Angry Penguins

It seems that the newest line in that sandy area between big publishers and Amazon—or big publishers and OverDrive, to put a finer point on it, or big publishers and libraries, if you want to feel really paranoid—has been drawn. The artist this time in Penguin Group USA, which has announced that it’s pulling its new ebook titles from libraries, and suspending Kindle lending for all its books, citing security issues with OverDrive, leading software for library ebooks and Amazon’s prime vendor. Apparently titles stay archived on a user’s Kindle until the WiFi is reactivated, although this seems to be more a glitch than an opportunity for widespread piracy—I defer to Library Journal’s Digital Shift, which parses the issues pretty thoroughly.

In Penguin’s statement, media relations manager Erica Glass says:

Penguin has been a long-time supporter of libraries with both physical and digital editions of our books. We have always placed a high value on the role that libraries can play in connecting our authors with our readers. However, due to new concerns about the security of our digital editions, we find it necessary to delay the availability of our new titles in the digital format while we resolve these concerns with our business partners. Penguin’s aim is to always connect writers and readers, and with that goal in mind, we remain committed to working closely with our business partners and the library community to forge a distribution model that is secure and viable. In the meantime, we want to assure you that physical editions of our new titles will continue to be available in libraries everywhere.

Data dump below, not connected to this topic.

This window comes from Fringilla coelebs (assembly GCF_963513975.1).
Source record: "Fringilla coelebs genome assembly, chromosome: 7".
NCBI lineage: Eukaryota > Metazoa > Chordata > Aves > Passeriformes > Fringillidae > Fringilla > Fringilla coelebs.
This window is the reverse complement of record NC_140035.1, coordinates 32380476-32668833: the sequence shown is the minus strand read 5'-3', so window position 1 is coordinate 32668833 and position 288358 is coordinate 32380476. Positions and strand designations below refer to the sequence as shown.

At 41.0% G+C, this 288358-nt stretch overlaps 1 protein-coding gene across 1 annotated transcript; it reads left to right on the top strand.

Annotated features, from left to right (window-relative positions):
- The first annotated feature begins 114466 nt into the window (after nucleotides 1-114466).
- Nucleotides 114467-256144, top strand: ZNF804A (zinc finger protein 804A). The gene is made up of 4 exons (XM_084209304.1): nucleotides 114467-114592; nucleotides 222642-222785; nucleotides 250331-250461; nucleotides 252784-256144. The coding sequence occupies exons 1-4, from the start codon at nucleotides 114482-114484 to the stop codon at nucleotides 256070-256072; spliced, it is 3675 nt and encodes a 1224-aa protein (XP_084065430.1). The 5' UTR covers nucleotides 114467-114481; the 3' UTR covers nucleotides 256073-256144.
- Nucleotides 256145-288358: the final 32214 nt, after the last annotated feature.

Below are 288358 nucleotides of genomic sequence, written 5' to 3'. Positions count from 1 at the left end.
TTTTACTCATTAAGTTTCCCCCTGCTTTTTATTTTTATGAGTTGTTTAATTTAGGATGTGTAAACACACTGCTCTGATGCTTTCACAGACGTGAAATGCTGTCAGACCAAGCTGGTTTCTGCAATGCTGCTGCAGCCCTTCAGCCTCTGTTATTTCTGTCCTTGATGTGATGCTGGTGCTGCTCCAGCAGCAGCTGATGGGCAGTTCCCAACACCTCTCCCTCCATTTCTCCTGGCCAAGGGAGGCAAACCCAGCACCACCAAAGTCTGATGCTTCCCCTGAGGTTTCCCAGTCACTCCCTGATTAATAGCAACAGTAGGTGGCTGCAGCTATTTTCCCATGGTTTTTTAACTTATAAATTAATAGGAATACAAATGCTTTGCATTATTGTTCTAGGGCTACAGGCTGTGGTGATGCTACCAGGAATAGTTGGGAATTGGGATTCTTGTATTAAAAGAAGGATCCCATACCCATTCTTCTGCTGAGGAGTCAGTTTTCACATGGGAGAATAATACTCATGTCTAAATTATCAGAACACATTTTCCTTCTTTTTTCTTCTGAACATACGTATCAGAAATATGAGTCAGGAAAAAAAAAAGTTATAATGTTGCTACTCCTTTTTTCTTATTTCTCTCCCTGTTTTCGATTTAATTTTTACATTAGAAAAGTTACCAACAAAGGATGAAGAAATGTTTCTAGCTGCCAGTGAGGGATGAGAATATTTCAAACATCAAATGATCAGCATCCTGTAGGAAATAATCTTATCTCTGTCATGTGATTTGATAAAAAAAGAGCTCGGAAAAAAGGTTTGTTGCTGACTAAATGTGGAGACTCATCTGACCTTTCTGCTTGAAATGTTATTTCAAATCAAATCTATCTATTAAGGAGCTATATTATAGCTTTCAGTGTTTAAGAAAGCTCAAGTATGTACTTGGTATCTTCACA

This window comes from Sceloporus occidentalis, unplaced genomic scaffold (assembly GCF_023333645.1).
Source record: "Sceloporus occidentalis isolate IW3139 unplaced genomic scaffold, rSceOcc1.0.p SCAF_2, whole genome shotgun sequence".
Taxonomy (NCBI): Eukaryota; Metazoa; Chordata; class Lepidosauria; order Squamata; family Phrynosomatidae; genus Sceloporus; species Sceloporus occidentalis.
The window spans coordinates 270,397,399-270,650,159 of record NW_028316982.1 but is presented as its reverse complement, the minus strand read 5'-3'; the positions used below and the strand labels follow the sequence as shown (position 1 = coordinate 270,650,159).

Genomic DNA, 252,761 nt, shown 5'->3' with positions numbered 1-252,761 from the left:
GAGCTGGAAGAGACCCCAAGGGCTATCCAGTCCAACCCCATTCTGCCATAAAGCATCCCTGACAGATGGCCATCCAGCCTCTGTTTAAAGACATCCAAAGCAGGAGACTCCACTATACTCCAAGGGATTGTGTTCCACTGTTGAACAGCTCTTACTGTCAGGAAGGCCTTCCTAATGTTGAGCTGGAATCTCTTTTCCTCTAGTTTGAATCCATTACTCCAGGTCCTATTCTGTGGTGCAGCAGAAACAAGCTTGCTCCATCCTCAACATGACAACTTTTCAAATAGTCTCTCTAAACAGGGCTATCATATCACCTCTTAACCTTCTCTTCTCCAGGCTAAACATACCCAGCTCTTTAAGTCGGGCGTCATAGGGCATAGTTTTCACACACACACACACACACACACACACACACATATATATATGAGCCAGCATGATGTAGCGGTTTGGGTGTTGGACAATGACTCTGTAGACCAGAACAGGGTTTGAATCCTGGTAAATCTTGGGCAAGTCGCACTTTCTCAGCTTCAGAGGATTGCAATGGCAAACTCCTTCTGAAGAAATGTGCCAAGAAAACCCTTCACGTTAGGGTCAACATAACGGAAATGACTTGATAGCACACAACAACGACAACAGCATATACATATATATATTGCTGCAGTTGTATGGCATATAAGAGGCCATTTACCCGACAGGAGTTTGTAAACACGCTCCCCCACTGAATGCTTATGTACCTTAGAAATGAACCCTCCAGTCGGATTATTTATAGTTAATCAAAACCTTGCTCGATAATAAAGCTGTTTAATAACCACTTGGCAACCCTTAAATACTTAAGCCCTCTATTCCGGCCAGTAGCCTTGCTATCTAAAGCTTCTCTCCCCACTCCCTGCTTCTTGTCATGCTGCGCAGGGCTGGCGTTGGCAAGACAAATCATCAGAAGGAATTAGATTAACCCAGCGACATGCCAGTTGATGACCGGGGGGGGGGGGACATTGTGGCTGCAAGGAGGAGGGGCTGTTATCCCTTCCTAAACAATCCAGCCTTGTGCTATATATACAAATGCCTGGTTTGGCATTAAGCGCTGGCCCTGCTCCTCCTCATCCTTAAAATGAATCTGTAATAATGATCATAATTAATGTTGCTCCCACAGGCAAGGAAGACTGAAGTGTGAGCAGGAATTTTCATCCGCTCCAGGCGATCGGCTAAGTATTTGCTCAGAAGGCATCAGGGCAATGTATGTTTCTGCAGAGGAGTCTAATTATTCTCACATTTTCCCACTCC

Bigger-picture conspiracists see this as a backlash to Amazon’s Kindle Owner’s Lending Library, where Amazon Prime members are able to borrow a book a month from the Kindle store as part of their perks. The big six publishers all opted out, but are concerned that titles of theirs are still part of the program. One would hope that public library lending would be a different issue, with a stronger tradition, altogether. But ebook lending is a prickly affair in the first place, and there are obviously a lot of kinks to be worked out. In the meantime, Penguin joins Hachette, HarperCollins, MacMillian, and Simon & Schuster in its questioning of the status quo—or monkey wrench-throwing, depending on where you stand—and a lot of folks with brand new Kindle Fires might want to check on their library hold status.


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